Barks wrote: I doubt that very much - in such a dark spot I suspect that the outcome would be very similar however attentive the driver might be. The more likely scenario with a human driver would be that the speed would be at least a few miles over speed limit, probably more, and the poor girl would have stood even less chance.
The car was over the speed limit (38 in a 35) and the camera is washing out the dark area because cameras have rubbish dynamic range compared to human eyes. Someone at that distance on an open road would have been quite visible under the headlights of the Volvo in question. I'd have to agree with Pete, a competent (and careful if we're going for the full legal term) driver would not have hit her.
Even on the hypothetical basis that the camera view is a fair reflection of human eyesight then in that case a careful and competent driver, as per the highway code, should be driving at a speed where the car can be stopped within the distance that can be seen to be clear.
It's obvious from the camera on the safety driver that she's paying zilch attention so wouldn't have intervened even in broad daylight.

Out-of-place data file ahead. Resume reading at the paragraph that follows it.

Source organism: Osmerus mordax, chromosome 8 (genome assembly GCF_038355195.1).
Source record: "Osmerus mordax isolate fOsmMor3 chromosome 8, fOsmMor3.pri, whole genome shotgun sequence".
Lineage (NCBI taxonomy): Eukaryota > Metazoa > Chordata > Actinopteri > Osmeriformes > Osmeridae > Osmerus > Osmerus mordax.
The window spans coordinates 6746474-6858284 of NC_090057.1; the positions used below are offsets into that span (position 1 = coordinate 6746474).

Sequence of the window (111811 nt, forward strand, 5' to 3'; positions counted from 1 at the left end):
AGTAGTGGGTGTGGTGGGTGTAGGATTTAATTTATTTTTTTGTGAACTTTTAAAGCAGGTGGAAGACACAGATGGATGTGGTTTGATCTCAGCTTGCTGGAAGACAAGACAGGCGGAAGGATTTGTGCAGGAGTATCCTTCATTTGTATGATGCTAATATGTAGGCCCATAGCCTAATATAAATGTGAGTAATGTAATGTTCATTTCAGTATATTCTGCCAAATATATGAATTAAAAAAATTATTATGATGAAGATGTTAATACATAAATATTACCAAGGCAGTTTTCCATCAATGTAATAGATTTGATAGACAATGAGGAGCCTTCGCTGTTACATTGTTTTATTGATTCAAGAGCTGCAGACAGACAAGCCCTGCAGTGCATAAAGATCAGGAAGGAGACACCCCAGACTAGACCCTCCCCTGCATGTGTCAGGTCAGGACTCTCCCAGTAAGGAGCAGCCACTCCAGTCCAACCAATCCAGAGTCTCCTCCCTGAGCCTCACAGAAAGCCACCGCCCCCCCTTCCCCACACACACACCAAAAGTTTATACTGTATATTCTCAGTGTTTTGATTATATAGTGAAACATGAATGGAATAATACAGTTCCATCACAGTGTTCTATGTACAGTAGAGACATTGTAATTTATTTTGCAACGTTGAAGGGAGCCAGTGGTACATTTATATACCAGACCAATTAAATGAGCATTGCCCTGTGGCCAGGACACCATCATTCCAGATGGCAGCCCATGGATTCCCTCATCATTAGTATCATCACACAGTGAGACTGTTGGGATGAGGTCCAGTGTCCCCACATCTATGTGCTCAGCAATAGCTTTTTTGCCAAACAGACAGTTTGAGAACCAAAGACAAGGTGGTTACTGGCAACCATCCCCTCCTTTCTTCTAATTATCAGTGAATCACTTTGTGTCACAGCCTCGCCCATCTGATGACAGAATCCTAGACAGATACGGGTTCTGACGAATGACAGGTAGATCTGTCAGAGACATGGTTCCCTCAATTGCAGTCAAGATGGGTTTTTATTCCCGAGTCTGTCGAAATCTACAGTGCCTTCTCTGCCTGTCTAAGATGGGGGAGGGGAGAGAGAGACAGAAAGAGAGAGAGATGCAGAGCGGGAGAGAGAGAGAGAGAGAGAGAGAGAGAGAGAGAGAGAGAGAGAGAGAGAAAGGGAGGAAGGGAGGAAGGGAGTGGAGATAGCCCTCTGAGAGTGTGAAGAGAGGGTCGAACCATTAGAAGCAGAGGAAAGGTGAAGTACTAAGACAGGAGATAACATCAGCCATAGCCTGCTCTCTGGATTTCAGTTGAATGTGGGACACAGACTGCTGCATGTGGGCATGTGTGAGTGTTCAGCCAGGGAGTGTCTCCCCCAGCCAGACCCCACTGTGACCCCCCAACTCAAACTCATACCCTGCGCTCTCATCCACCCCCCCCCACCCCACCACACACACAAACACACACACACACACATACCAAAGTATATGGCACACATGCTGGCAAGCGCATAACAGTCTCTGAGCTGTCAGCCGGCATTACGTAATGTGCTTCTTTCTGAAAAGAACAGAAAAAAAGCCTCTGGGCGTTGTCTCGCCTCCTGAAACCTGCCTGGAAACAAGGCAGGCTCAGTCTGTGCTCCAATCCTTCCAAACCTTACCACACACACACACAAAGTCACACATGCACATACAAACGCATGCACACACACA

Also I note my earlier speculation that the pedestrian had managed to cross most of the lane by the impact was correct, it is particularly surprising therefore that the car made no attempt at all to stop for the 'suddenly appearing' object right in front of it.
I'm generally in favour of automated vehicles but companies like uber are going to be a PR nightmare for them.
661-Pete wrote: Whether the woman in the car was culpable, or whether the blame should be shared between herself, Uber, and the car makers, is a matter for the courts.
Well if this was the UK potentially both, the individual is at fault but also the company might have insufficient hse practices. No idea how US law works here.